I am Fee, the first master student who will monitor the exclusion cages in Lac Bay on Bonaire for three months. Continue reading “Guest post: Fee’s research – turtle exclosures Lac Bay”
4 sub-adult green turtles that we caught in Lac Bay are now equipped with satellite transmitters to study their movements and use of the seagrass meadows, (see photos below).
The greens that forage in the shallow Lac Bay area are typically sub-adults. Continue reading “Satellite trackers show Bonaire green turtle habitat use”
Two weeks ago we arrived on Bonaire. Since then we worked non-stop and we made great progress! The first thing we did was to set up a turtle exclosure experiment on the seagrass beds in Lac Bay, after Funchi (STCB) and Sabine Engel (STINAPA) kindly showed us all the suitable seagrass areas. The native dominant seagrass species here are Thalassia testudinum (or turtle grass) and Syringodium filiforme. However after a quick snorkel survey across the bay the cover of invasive seagrass species Halophila stipulacea seems almost higher.
That is impressive since the species was reported only in 2010 for the first time in Lac Bay. NGO Sea Turtle Conservation Bonaire that works since 1991 on turtles here estimates the sea turtle population (green and hawksbill) between 1000-2000 turtles Continue reading “Experiment on (invasive) seagrass & turtle grazing, Bonaire”
I am very excited to finally start our fieldwork on sea turtles and seagrass in the Bonaire, Aruba and Curacao! What started as a proposal (initiated by Lisa Becking and me) in August 2013, finally resulted in a research project May 2015 entitled “Ecology and conservation of Green and Hawksbill turtles in the Dutch Caribbean”. Continue reading “Sea turtle fieldwork in Dutch Caribbean 2015”
Who eats who in the Wadden Sea? We collected 12000 samples in one of the largest dbases of stable isotope samples. Using these samples we found that the energy in the Wadden Sea (primary production) is mainly provided by the production of benthic algae (diatoms) on the tidal flats. Papers about this are underway but the first results can be found in our scientific report & glossy
The Wadden Natuur kaart (Wadden Sea Nature Map) is now online: this is one of the publications of the Waddensleutels project on which I worked in the last 2+years. You should definitively explore and test it. For example; activate the benthos hotspot layer (upper left) and see which areas are most interesting as foraging areas for birds. Or check out where intertidal musselbeds occured for 5 years or more (in last 17 years). Or combine a map of shrimp fishery intensity and biodiversity. Our newly developed habitat map allows you to do these analysis per habitat type. Have a go at it. Use this interactive map to make your own map using just your web browser, print it or download it or continue in a GIS program. In the photo you see Han Olff & Sander Holthuijsen exploring the map at a large touch screen during the symposium in Leeuwarden.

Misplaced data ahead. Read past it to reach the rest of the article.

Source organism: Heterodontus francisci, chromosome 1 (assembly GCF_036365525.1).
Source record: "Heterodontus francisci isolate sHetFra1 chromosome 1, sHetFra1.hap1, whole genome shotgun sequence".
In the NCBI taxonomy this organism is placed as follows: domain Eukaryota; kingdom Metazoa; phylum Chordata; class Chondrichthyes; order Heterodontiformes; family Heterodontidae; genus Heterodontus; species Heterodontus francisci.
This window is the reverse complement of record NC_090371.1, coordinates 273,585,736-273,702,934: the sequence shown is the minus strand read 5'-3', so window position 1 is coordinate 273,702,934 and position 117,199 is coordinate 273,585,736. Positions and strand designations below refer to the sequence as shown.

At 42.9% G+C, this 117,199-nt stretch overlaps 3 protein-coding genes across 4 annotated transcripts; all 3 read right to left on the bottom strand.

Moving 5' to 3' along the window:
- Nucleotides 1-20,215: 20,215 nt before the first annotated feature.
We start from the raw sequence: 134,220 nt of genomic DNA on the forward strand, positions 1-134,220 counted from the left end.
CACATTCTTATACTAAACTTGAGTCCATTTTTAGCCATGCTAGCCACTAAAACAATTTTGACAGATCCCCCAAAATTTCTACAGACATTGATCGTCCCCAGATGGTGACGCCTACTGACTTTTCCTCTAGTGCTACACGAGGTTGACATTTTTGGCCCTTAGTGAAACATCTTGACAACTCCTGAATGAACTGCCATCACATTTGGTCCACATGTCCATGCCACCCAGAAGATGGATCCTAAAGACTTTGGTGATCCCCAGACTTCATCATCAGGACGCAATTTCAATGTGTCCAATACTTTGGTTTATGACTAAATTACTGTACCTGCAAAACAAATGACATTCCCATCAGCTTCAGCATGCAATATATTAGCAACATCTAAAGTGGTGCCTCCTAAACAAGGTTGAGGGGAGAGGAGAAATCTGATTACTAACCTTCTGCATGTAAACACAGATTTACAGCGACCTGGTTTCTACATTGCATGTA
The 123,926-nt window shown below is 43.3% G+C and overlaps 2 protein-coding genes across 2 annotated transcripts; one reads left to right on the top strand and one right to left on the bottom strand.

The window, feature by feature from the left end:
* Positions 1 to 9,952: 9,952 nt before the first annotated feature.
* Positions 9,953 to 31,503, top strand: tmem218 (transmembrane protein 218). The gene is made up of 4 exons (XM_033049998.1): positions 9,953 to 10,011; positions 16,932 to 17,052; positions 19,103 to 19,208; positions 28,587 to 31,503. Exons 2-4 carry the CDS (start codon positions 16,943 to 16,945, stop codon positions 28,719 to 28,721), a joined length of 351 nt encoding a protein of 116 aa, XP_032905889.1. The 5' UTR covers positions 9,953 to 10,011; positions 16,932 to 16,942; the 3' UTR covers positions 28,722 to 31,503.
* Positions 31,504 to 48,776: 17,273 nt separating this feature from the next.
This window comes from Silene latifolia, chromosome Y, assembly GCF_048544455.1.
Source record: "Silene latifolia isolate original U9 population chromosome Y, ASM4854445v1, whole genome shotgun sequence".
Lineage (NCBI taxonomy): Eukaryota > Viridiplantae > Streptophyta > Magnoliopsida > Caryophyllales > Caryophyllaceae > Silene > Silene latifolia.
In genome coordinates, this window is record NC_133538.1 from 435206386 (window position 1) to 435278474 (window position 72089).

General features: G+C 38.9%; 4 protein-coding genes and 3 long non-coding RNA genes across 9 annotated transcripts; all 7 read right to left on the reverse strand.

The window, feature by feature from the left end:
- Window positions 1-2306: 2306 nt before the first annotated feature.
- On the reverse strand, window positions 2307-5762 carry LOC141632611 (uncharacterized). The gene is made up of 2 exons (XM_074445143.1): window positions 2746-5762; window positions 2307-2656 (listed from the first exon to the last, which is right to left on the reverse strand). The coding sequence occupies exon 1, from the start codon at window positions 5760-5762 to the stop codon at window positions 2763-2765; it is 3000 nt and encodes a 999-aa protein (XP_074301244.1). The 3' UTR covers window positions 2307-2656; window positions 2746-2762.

More Waddensleutels publications here
The Waddensleutels project finished 16 april 2015 with a symposium in Leeuwarden, and with that also my 1st post-doc project. Topics here were: Which measures should we take to increase the area of musselbeds in the Dutch Wadden Sea & what is the current foodweb stucture and state (and how is this affected by the presence of mussel beds)? We learned that mussel beds are of vital importance for the Wadden sea. Musselbeds increased the biomass of benthos, fish and birds upto 4 times compared to bare surrounding areas. Mussel beds really are the foundations of life in the Wadden Sea.
I had the opportunity to go back to Derawan for 3 more weeks of fieldwork, thanks to the Schure Beijerink Popping foundation. I gathered samples for food web analysis, checked the current turtle density and seagrass biomass, recaptured green turtles and made a new series of aerial photographs with a kite (with super assistant Sipke in the 1st week). I also searched from pygmy seahorses, frogfishes and lembeh sea dragons and found them all. Enjoy the photo’s and leave a comment!
Our new paper is out in Proceedings of the Royal Society B! Green turtle populations have expanded so much in Indonesia’s east coast islands marine protected areas that they are adopting new feeding habits, degrading the ecosystem and threatening their own conservation. Read more about “Habitat collapse due to overgrazing threatens turtle conservation in marine protected areas” and download the paper here.
This summer we (the Waddensleutels team) visited all dutch Wadden Islands to collect samples for food web comparisons between mussel beds and surrounding habitats. It was a very successful operation. We collected around 1800 samples of organism that are now going to be analyzed for stable isotopes at the NIOZ, Texel. Sampling involved fishing with fykes (also during nighttime), benthos cores, algal sampling, but also measuring the height profile of the mussel bed, the hydrodynamics, mussel production and much more. We are very grateful for the help of the many volunteers that helped us! The pictures will tell you much more about the research & show some of our surprising catches, check it out:
Many thanks to Arjen de Ruiter en Peter Visser for providing some of the Pictures!
Also see this newsletter ( in dutch; nieuwsbrief Waddensleutels november 2013)